One concrete outcome of the meeting between Biden and Xi was an agreement to restore journalist visas between the two countries. Washington will again issue one-year visas instead of three-month visas for Chinese state media, and Beijing will allow the Wall Street Journal, the Washington Post, and the New York Times to send journalists to China after expelling their employees in 2020. But it’s not clear whether the specific correspondents will be allowed back, and the agreement does nothing to address wider problems with foreign press access in China.
China continues to persecute so-called local news assistants working for foreign media—Bloomberg’s Haze Fan is still detained—and has threatened foreign reporters’ families and arrested state media reporters with foreign connections. The few reporters left on the ground in China face stepped-up harassment from the police and even from stirred-up crowds. The language in the new agreement includes the standard caveat about “relevant laws and regulations,” which effectively allows China to do whatever it wants.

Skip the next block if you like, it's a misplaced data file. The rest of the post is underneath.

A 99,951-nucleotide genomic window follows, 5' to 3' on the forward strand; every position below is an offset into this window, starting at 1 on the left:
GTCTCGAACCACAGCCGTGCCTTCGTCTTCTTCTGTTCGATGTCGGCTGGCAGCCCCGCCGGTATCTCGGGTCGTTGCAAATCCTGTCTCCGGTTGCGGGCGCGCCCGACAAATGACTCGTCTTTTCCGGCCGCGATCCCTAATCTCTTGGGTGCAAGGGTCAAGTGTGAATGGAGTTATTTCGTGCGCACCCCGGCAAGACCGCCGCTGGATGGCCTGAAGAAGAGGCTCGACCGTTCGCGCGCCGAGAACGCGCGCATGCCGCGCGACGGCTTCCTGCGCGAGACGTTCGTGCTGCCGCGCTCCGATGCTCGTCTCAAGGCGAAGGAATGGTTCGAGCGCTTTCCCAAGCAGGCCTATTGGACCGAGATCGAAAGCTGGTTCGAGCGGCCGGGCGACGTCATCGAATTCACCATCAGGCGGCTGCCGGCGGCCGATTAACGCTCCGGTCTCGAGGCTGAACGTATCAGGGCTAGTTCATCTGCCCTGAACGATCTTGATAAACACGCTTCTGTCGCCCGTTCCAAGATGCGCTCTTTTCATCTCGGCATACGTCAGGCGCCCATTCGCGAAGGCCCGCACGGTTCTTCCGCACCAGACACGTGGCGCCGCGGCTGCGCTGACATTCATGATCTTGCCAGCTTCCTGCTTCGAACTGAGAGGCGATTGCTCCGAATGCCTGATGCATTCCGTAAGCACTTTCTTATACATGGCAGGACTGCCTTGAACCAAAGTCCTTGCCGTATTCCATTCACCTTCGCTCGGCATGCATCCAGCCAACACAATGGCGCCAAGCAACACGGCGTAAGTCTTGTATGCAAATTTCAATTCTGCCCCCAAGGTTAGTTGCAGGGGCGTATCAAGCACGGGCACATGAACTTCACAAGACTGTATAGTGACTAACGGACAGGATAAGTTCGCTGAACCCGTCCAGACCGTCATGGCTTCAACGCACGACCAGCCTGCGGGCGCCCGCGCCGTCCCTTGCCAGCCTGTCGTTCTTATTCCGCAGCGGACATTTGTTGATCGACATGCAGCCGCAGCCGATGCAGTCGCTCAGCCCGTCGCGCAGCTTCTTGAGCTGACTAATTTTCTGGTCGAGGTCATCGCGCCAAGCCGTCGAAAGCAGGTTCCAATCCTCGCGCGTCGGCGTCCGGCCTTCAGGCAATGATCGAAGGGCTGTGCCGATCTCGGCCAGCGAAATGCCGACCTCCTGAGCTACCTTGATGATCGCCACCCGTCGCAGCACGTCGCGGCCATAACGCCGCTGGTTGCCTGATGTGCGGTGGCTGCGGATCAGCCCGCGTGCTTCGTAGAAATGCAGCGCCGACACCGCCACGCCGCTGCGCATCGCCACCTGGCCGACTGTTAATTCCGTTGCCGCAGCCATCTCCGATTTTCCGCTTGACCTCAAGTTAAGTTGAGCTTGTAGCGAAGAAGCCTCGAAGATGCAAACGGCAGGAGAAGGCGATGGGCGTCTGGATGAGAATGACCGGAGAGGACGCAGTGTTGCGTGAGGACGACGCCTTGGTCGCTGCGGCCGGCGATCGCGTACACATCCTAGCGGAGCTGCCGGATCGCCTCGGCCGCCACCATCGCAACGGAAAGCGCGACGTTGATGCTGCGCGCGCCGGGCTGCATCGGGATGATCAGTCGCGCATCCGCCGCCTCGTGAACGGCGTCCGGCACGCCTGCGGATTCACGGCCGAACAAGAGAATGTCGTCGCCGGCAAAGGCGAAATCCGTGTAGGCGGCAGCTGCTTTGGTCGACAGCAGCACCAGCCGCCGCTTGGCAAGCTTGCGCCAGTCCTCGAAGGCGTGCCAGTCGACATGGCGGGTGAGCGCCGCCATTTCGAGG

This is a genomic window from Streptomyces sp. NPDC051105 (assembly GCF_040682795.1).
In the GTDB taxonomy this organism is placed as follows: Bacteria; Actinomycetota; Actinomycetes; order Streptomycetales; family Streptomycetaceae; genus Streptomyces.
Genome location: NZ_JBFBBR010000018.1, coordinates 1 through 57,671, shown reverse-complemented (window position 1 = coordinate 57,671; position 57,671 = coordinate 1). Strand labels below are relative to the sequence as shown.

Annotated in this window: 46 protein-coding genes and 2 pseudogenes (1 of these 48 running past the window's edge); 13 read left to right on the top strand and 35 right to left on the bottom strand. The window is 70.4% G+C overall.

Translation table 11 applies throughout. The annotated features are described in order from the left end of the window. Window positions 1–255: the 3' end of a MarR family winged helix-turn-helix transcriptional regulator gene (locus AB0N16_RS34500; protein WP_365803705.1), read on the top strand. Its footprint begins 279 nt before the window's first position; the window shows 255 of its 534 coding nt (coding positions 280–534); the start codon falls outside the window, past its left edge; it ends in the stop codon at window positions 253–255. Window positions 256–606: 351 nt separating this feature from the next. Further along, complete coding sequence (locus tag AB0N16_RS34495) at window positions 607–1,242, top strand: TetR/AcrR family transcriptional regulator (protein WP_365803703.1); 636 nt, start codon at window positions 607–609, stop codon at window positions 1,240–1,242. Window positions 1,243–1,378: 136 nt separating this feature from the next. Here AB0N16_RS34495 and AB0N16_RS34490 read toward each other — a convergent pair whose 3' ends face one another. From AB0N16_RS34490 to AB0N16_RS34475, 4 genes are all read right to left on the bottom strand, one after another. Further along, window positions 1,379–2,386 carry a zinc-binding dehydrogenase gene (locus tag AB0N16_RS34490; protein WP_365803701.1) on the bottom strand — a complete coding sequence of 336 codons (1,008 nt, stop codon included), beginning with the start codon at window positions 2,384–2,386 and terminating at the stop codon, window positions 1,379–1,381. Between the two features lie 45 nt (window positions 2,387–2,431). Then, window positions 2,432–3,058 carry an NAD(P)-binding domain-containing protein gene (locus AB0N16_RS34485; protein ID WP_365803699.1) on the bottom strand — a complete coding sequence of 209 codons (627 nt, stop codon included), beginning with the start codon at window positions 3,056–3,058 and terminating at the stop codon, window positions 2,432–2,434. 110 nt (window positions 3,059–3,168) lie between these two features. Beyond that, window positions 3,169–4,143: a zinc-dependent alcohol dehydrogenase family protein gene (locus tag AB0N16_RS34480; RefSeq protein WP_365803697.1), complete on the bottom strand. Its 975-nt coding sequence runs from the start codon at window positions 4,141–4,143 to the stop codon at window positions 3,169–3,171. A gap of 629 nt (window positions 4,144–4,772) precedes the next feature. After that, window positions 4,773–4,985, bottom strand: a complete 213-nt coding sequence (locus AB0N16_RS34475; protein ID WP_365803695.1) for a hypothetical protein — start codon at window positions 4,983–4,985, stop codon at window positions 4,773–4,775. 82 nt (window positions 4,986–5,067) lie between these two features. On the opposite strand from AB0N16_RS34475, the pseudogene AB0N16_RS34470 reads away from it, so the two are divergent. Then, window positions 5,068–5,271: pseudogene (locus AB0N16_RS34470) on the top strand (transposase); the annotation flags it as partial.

If the agreement is to have force, the United States need to push hard—and not be afraid to put restrictions back in place. That goes for any other deal that comes out of talks between Washington and Beijing. Promises from China are meaningless without potential consequences, and guardrails to avoid conflict are useless if Chinese domestic nationalism runs unchecked. If China genuinely wants to tone things down, it should show up in the tone of state media toward the United States in the coming months.
What We’re Following
Rubio temporarily blocks ambassador. U.S. Sen. Marco Rubio has placed a hold on the nomination of career diplomat Nicholas Burns as ambassador to China, arguing that his career was “defined by the failure to understand the threat posed by the Chinese Communist Party” and that he serves “nationless corporations.” Burns was expected to sail through the nomination process.